Saturday, 5 November 2011

Dtrace progress

I've spent the last week or so looking at why Dtrace on the 3.x
kernel is misbehaving and found some interesting things on the journey.

Firstly, printk() seems to be broken. In the 3.x kernel, they
appear to have added a recursion detection and stronger locking
semantics, which means attempts to call printk() from an interrupt
(or some other strong locking mode), will hang the kernel.

That has made debugging the other problems very difficult.
So be it, I have removed or disabled most of the printk() console

I have an internal function - dtrace_printf() which does what
printk() does, but writes to an internal circular buffer, which is
safe, but isnt much help if the kernel locks up.

I have decided to move totally away from the kernel spin locks
and mutex/semaphore support, and use my own mutex implementation.
This avoids problems when the kernel mutexes can allow preemption
and other re-entrant problems, probably leading to some of the lock up.

I even went the whole hog and added the kernel debuggers to try and
debug the problem (kdebug/kgdb). This was totally unuseful for two
reasons. One, you cannot set breakpoints in the kernel (despite
trying). I had to turn off the kernel RODATA config option
since this prevents some parts of the kernel being writable,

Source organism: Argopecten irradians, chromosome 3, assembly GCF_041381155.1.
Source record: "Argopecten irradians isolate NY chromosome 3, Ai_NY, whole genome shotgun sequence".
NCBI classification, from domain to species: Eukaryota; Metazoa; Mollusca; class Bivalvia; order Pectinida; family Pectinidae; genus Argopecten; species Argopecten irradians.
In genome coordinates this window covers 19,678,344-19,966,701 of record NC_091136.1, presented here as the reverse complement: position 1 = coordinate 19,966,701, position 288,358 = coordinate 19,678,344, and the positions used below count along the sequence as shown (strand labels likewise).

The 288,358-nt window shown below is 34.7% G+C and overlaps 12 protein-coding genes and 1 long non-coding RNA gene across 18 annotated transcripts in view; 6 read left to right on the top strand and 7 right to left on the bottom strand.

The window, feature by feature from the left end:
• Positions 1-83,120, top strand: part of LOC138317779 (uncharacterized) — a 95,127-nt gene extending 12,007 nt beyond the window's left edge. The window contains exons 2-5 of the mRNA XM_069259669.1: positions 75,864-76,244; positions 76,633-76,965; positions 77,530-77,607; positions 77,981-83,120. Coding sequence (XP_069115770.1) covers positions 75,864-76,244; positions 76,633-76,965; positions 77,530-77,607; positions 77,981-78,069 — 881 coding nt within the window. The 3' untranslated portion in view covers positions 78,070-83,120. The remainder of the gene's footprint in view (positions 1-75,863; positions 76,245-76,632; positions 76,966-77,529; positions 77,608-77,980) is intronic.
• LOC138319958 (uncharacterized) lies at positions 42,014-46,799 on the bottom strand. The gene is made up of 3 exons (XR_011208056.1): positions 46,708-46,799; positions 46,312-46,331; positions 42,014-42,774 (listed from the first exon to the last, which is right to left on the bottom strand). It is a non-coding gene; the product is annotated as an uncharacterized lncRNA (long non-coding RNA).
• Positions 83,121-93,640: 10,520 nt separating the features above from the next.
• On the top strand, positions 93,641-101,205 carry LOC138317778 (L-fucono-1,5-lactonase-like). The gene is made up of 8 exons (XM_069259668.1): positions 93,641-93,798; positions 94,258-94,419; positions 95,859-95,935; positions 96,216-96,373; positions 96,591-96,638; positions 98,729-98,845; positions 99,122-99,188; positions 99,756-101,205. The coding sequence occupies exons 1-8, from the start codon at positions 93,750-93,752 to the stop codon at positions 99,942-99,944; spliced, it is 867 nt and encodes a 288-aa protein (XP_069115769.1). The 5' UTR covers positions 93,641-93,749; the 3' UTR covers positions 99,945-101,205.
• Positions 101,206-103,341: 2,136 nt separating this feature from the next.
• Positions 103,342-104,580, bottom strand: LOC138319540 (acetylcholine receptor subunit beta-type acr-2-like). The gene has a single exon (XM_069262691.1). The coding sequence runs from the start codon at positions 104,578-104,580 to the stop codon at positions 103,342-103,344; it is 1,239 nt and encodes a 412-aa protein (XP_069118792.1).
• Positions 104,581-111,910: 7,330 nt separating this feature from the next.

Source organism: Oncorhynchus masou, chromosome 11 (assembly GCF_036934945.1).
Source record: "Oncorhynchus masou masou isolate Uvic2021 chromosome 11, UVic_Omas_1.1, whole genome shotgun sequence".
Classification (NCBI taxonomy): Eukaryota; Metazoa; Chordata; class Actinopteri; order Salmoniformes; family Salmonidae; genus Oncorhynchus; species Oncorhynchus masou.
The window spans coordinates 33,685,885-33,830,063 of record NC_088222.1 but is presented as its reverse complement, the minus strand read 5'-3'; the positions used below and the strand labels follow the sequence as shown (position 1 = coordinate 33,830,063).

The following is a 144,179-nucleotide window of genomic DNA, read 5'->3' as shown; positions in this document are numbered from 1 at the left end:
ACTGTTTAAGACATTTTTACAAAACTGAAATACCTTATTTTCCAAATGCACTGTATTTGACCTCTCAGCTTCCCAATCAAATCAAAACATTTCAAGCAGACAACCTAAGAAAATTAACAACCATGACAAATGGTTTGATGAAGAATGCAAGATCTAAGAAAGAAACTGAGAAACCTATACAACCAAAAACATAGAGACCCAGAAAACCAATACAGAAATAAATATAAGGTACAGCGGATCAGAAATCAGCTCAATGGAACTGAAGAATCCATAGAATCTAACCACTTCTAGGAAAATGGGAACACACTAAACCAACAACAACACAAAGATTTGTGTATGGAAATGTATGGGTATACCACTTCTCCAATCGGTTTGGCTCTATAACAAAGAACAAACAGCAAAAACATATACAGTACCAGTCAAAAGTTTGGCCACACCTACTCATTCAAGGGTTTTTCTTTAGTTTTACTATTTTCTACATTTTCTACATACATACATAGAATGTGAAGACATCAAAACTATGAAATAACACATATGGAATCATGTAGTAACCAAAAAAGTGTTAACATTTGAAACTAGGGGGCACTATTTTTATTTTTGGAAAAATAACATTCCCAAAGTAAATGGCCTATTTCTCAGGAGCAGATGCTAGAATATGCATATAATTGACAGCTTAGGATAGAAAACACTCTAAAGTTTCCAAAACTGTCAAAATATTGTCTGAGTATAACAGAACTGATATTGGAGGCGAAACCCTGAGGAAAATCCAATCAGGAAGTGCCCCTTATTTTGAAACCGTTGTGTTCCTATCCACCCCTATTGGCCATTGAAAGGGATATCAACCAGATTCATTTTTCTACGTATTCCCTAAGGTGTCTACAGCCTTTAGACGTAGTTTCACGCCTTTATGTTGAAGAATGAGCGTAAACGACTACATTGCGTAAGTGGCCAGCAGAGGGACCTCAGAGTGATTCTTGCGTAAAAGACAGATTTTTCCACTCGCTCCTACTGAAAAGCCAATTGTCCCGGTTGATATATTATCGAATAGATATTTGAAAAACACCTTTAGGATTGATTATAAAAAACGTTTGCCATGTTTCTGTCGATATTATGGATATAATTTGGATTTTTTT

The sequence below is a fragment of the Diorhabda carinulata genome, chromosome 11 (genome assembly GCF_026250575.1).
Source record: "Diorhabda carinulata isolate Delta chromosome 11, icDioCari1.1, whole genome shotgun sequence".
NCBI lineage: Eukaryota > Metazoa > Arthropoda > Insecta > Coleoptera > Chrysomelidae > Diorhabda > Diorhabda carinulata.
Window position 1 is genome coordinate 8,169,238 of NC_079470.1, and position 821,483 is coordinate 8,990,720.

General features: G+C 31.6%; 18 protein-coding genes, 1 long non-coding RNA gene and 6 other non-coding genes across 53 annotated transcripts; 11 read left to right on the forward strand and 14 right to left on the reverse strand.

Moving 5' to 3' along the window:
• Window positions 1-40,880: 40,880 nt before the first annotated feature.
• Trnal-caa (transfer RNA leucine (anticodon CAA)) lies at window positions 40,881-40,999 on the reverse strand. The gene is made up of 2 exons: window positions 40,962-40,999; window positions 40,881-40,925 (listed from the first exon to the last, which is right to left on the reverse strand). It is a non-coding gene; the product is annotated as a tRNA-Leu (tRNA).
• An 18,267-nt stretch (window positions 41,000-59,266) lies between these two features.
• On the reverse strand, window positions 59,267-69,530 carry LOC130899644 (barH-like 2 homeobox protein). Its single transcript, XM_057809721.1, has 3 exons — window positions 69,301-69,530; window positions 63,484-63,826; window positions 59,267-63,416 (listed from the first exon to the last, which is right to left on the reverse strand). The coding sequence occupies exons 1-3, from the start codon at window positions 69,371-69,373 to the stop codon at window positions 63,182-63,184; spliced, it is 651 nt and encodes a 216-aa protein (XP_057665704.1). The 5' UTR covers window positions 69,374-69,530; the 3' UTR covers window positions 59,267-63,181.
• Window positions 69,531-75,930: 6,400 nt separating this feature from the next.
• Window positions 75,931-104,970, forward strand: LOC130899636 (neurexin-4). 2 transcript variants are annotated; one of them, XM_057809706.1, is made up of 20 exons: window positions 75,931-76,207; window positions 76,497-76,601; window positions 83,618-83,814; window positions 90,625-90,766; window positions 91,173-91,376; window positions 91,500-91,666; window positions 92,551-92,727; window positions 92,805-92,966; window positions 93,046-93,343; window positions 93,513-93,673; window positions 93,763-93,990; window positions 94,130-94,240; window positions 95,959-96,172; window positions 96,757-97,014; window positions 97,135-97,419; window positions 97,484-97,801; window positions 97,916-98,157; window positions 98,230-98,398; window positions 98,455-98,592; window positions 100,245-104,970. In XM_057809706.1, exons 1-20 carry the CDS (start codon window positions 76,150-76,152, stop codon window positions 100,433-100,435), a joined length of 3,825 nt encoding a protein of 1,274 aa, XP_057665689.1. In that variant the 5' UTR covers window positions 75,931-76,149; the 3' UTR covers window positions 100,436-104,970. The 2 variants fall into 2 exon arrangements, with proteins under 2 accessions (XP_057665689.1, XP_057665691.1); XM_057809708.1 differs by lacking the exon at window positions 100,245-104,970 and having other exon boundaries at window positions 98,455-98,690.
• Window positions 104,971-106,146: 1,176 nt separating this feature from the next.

but I still got errors. I could never get the debugger to wake
up on an RCU lockup or allow interactive "break-in" to the locked
up kernel.

The kernel rarely panics - it just locks up. Very frustrating.

Having fixed various things, it appears dtrace works much better.
The "dtrace -n fbt:::" works very well, EXCEPT ctrl-c can hang the kernel.

What is interesting is that during ctrl-c of dtrace, the amount
of work to teardown the probes is huge - specifically, the number of
xcalls called on teardown is about 3x the number of probes actually
played. So, down an fbt::: probe, which is placing around 40,000
probes, means on the ^C, the system is sluggish for a number of seconds as
tens/hundreds of thousands of xcalls are invoked. I think this is
problem which needs to be addressed in the real dtrace.

The problem is that as each probe is torn down, a number of dtrace_sync()
calls are invoked, and each one is talking to all the other CPUs
to ensure synchronisation. For reasons I cannot tell, this
is very expensive - presumably the other CPUs may be in a disabled
interrupt state, so we have to wait for that
cpu to come out of the interrupt region, or leverage the NMI
interrupt to break the deadlock.

I'm still trying to understand how xcall works -- if we ask
another cpu to take an IPI interrupt and it is stuck in a long
spinlock, then the xcall may take a while or forever to be invoked.
I dont understand how Solaris breaks this deadlock, but it does
appear solaris tries hard to keep interrupts enabled at all times,
which is different from Linux. I may have that misunderstood in Solaris.

MacOS does something different/similar in that on a xcall, the
invoking CPU keeps an eye out for recursive TLB shootdowns.

I hope to make a new release of dtrace in next few days if
I feel happy I havent made things worse.

I really dont like the Ctrl-C/teardown performance - it can
lead to the kernel complaining about stuck CPUs.

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